Tottenham Hotspur are at risk of slipping behind some of their fiercest rivals as they embark on their new stadium build.
But after a raft of player sales this summer including the likes of Etienne Capoue, Benjamin Stambouli, Paulinho and most recently Roberto Soldado, it was expected the North Londoners were about to launch a major overhaul of their squad.
That looks highly unlikely now given the transfer deadline looms large.
Arsenal's barren decade should serve as a warning to Spurs
But the frugal approach may be something Tottenham fans need to get used to and they only need to look to their most hated rivals Arsenal to see why.
During that time they failed to win a trophy for nearly a decade.
And while Tottenham fans took great delight in that fact, they will now see first hand how difficult it is to juggle progress off the pitch with success on it.
The advantage Arsenal had pre-Emirates was Arsene Wenger's establishment of the core of a superb squad which meant they were still able to compete for the Champions League every season and reap the financial rewards that brings.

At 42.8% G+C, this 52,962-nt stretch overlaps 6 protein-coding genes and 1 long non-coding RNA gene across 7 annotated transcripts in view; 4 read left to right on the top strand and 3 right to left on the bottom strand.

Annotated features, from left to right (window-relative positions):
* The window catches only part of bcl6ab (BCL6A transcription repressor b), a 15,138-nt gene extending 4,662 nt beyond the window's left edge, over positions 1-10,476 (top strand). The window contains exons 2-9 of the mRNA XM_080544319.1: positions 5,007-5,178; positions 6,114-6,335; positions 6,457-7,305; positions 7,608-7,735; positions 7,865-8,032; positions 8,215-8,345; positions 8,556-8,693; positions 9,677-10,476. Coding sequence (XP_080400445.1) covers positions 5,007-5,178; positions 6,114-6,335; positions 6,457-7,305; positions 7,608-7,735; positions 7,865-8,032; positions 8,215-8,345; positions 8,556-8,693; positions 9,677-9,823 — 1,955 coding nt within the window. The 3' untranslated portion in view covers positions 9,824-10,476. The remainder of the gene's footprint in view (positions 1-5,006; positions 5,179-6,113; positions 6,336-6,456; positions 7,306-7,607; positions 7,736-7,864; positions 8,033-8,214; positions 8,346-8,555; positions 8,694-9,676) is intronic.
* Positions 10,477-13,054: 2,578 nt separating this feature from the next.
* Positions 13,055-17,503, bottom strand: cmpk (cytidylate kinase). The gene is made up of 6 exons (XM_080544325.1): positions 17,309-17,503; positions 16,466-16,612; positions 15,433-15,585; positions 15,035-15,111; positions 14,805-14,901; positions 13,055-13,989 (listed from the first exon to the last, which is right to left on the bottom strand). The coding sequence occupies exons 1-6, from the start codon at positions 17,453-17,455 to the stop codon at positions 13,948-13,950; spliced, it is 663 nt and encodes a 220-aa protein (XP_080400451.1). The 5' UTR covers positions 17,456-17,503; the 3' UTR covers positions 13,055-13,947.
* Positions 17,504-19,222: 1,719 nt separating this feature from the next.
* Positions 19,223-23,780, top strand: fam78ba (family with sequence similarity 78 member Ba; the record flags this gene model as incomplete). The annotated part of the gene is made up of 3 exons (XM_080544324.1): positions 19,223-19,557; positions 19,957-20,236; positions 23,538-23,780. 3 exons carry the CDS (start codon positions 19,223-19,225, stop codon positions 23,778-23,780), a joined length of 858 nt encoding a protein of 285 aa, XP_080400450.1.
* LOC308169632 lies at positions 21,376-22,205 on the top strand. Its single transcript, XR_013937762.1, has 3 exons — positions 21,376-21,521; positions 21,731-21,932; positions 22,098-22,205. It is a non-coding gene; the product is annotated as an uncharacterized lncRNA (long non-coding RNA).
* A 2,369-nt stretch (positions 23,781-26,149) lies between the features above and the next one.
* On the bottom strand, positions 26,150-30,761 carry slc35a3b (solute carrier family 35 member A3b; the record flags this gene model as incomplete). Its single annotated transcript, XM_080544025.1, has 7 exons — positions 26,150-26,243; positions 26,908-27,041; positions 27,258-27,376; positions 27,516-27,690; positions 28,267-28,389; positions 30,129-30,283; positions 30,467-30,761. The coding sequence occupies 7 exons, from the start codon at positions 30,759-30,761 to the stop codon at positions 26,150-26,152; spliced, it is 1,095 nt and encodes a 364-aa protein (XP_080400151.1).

While Spurs have plenty of quality in their squad, they are not anywhere near that level and in the meantime may not only fall even further behind Arsenal but also risk slipping behind the likes of West Ham.
West Ham could be another major threat
The East Londoners have already signed nine players so far this summer with the promise of more to come and will have massively increased revenue streams from next season to play with too.
The Hammers will have two seasons in their new surroundings before the scheduled completion date of White Hart Lane's replacement in 2018-19.
It not only means West Ham could have the pick of some of the better players around Europe with the lure of the Olympic Park and its surroundings but also the money to bring them in too.
Will the big boss bankroll spending?
It remains to be seen whether owner Joe Lewis is willing to bankroll any big Tottenham spending in the meantime.
Based on artists' impressions, Tottenham's new ground will be be one of the best in Europe, close to the pitch and officially the second biggest in the Premier League.
But supporters and manager Mauricio Pochettino may have to accept a less meaningful existence and be prepared to play catch-up in the meantime.